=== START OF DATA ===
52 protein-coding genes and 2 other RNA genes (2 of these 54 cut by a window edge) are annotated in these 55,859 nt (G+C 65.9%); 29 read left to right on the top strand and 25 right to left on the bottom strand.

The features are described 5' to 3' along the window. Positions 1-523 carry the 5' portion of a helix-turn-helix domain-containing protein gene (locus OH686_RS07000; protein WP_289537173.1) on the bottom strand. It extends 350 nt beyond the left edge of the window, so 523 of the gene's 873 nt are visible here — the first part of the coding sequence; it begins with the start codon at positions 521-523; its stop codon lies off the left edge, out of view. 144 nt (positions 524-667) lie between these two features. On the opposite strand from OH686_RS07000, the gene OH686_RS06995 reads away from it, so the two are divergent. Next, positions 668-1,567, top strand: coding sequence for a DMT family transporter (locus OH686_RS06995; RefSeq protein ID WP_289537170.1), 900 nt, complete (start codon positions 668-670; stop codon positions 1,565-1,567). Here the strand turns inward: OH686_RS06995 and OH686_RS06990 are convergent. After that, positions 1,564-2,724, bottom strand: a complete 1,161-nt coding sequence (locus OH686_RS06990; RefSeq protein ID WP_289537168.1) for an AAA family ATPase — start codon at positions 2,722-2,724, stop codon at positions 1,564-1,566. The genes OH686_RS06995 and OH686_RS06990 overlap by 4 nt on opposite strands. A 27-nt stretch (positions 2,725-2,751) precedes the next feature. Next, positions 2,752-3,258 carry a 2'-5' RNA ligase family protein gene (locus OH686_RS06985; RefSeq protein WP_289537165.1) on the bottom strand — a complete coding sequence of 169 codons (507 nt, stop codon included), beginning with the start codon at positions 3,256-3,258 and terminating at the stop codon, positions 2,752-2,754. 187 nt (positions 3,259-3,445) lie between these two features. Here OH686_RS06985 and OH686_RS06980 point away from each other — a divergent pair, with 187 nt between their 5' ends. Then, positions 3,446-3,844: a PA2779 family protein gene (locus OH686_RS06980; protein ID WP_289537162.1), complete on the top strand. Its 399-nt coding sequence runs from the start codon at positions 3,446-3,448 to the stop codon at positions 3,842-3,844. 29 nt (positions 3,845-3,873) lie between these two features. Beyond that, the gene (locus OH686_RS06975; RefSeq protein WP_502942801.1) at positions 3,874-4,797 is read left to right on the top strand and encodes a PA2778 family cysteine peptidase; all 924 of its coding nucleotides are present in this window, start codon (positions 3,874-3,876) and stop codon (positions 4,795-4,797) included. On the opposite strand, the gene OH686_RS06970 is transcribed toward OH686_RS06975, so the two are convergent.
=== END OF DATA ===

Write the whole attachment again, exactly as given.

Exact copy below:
52 protein-coding genes and 2 other RNA genes (2 of these 54 cut by a window edge) are annotated in these 55,859 nt (G+C 65.9%); 29 read left to right on the top strand and 25 right to left on the bottom strand.

The features are described 5' to 3' along the window. Positions 1-523 carry the 5' portion of a helix-turn-helix domain-containing protein gene (locus OH686_RS07000; protein WP_289537173.1) on the bottom strand. It extends 350 nt beyond the left edge of the window, so 523 of the gene's 873 nt are visible here — the first part of the coding sequence; it begins with the start codon at positions 521-523; its stop codon lies off the left edge, out of view. 144 nt (positions 524-667) lie between these two features. On the opposite strand from OH686_RS07000, the gene OH686_RS06995 reads away from it, so the two are divergent. Next, positions 668-1,567, top strand: coding sequence for a DMT family transporter (locus OH686_RS06995; RefSeq protein ID WP_289537170.1), 900 nt, complete (start codon positions 668-670; stop codon positions 1,565-1,567). Here the strand turns inward: OH686_RS06995 and OH686_RS06990 are convergent. After that, positions 1,564-2,724, bottom strand: a complete 1,161-nt coding sequence (locus OH686_RS06990; RefSeq protein ID WP_289537168.1) for an AAA family ATPase — start codon at positions 2,722-2,724, stop codon at positions 1,564-1,566. The genes OH686_RS06995 and OH686_RS06990 overlap by 4 nt on opposite strands. A 27-nt stretch (positions 2,725-2,751) precedes the next feature. Next, positions 2,752-3,258 carry a 2'-5' RNA ligase family protein gene (locus OH686_RS06985; RefSeq protein WP_289537165.1) on the bottom strand — a complete coding sequence of 169 codons (507 nt, stop codon included), beginning with the start codon at positions 3,256-3,258 and terminating at the stop codon, positions 2,752-2,754. 187 nt (positions 3,259-3,445) lie between these two features. Here OH686_RS06985 and OH686_RS06980 point away from each other — a divergent pair, with 187 nt between their 5' ends. Then, positions 3,446-3,844: a PA2779 family protein gene (locus OH686_RS06980; protein ID WP_289537162.1), complete on the top strand. Its 399-nt coding sequence runs from the start codon at positions 3,446-3,448 to the stop codon at positions 3,842-3,844. 29 nt (positions 3,845-3,873) lie between these two features. Beyond that, the gene (locus OH686_RS06975; RefSeq protein WP_502942801.1) at positions 3,874-4,797 is read left to right on the top strand and encodes a PA2778 family cysteine peptidase; all 924 of its coding nucleotides are present in this window, start codon (positions 3,874-3,876) and stop codon (positions 4,795-4,797) included. On the opposite strand, the gene OH686_RS06970 is transcribed toward OH686_RS06975, so the two are convergent.